Exercise 2.3 Typologies
Typology sees to raise its head in every module I have studied so far and you can see much of what I think about it and about practitioners like Bernd and Hilla Beecher who I have studied in detail in the blogs of my past modules. I must confess I had not associated Typology with Landscape until this point, though I don’t really understand why as the link is clear and in fact, much of the work I looked at was a landscape in one form or another.
In general, I would say I am rather keen on typology and I love to make a nine by nine panel of typological similies which I have done on several occasions in the course of my degree. As an Engineer turned artist I do like the idea or order and of sorting things into classes and types, I am a really big fan of Hans Eijkelboom’s work people of the Twenty-First Century which is an enormous collection of typologies of people.
To move into the Landscape topic I decided to take a look at the work of Robert Adams. Initially, they made me react like a slug finding the salt as they seemed to me to be of the vernacular type I loathe, but I saw a Youtube clip on the New Typologies:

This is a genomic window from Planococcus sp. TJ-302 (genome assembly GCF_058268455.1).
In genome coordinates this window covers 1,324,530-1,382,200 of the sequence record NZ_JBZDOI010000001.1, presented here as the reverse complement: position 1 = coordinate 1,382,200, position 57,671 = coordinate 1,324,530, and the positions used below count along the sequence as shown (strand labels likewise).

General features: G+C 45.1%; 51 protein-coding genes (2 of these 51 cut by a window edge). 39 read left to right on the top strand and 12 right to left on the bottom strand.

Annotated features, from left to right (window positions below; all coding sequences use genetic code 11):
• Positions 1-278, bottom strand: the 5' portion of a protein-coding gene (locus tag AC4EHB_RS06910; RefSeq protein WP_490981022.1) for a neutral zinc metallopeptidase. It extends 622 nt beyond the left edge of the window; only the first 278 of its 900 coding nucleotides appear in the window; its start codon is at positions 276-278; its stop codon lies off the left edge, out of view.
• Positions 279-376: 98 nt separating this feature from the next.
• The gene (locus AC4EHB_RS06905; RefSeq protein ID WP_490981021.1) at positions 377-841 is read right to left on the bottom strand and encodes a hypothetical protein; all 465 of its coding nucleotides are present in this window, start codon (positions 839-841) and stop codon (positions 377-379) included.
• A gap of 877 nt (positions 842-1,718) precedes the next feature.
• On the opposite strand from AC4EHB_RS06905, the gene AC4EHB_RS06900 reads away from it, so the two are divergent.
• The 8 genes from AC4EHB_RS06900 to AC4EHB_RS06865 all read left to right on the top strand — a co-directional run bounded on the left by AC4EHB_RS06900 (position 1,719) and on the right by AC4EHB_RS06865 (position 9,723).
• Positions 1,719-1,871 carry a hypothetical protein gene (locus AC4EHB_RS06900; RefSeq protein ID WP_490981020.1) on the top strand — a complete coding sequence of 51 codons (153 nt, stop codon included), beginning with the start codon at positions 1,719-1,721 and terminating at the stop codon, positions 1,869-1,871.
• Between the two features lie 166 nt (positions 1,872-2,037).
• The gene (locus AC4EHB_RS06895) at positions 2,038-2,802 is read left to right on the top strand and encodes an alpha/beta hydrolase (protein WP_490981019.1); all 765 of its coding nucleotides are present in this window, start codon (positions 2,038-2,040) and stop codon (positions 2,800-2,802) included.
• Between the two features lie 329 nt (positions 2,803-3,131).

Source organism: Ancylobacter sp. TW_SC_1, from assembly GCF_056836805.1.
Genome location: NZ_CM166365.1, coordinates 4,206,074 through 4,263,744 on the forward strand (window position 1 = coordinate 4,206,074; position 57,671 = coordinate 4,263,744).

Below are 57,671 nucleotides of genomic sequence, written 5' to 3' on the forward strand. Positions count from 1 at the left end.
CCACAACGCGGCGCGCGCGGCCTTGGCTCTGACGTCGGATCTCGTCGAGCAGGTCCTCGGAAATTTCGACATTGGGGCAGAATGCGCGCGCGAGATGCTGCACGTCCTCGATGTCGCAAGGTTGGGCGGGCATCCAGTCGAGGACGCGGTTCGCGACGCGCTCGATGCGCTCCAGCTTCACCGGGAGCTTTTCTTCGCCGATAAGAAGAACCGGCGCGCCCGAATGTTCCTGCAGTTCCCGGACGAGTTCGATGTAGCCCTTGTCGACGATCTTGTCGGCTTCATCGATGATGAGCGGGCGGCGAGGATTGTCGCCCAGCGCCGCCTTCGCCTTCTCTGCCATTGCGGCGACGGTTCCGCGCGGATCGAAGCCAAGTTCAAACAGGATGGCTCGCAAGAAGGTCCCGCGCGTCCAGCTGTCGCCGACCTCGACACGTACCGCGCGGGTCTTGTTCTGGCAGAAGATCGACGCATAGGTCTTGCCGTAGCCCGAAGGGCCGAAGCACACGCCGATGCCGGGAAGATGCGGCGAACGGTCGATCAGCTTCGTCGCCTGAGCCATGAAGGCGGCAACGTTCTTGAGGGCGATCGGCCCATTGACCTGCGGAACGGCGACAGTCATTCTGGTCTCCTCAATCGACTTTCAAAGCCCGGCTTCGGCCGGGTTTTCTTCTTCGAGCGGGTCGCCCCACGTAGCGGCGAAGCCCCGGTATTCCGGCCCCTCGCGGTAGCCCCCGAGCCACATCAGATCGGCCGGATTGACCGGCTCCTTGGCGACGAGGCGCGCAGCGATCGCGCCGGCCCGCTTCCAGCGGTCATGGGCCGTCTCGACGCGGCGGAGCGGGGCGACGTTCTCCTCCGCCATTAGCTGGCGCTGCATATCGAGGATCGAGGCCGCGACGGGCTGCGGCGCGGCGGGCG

In this film, he talks about Adams and points out the way his images are split in two with one part being a classic nature landscape reminiscent of the work of Ansel Adams and the other half contains buildings, mobile homes and other modern (in the 1970’s) constructions. I started to really look at Adams work and saw this contrast in many of the images he made and found myself starting to like the whole concept. what for me had originally looked like something taken straight from my Mums Kodak Instamatic now takes on a richer and deeper meaning the images have far more depth and feeling than those old family snaps.
I am finding that I started this degree with some strange photographic prejudice and that the layers of this are slowly being peeled back to reveal a deeper understanding of the subject matter, I guess I am starting to see my own ignorance for what it is/was and have begun to throw it out in favour of a more enlightened understanding. I assume this is an indicator that the course is working and I am learning something. It does make me realise that I should challenge every fixed idea I have and look beneath the surface for the real answers. This was a strangely provocative exercise, I am not certain it was designed that way but it was very effective in making me look inward and see the need for change.